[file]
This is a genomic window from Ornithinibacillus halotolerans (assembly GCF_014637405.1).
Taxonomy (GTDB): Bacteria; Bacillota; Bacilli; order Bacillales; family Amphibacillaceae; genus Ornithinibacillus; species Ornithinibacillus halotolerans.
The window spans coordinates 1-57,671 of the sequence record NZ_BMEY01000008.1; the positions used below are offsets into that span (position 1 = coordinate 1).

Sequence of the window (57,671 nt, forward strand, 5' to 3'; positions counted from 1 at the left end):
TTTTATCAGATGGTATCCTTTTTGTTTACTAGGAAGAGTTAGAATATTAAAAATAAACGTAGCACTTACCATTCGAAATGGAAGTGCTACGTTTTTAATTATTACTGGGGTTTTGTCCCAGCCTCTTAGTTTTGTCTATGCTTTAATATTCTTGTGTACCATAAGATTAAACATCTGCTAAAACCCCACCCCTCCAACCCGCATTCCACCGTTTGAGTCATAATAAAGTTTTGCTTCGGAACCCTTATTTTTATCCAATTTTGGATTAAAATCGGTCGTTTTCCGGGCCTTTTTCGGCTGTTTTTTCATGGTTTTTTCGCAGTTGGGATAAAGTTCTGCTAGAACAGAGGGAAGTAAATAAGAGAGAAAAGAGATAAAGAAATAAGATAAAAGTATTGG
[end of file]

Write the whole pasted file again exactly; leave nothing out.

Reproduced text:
This is a genomic window from Ornithinibacillus halotolerans (assembly GCF_014637405.1).
Taxonomy (GTDB): Bacteria; Bacillota; Bacilli; order Bacillales; family Amphibacillaceae; genus Ornithinibacillus; species Ornithinibacillus halotolerans.
The window spans coordinates 1-57,671 of the sequence record NZ_BMEY01000008.1; the positions used below are offsets into that span (position 1 = coordinate 1).

Sequence of the window (57,671 nt, forward strand, 5' to 3'; positions counted from 1 at the left end):
TTTTATCAGATGGTATCCTTTTTGTTTACTAGGAAGAGTTAGAATATTAAAAATAAACGTAGCACTTACCATTCGAAATGGAAGTGCTACGTTTTTAATTATTACTGGGGTTTTGTCCCAGCCTCTTAGTTTTGTCTATGCTTTAATATTCTTGTGTACCATAAGATTAAACATCTGCTAAAACCCCACCCCTCCAACCCGCATTCCACCGTTTGAGTCATAATAAAGTTTTGCTTCGGAACCCTTATTTTTATCCAATTTTGGATTAAAATCGGTCGTTTTCCGGGCCTTTTTCGGCTGTTTTTTCATGGTTTTTTCGCAGTTGGGATAAAGTTCTGCTAGAACAGAGGGAAGTAAATAAGAGAGAAAAGAGATAAAGAAATAAGATAAAAGTATTGG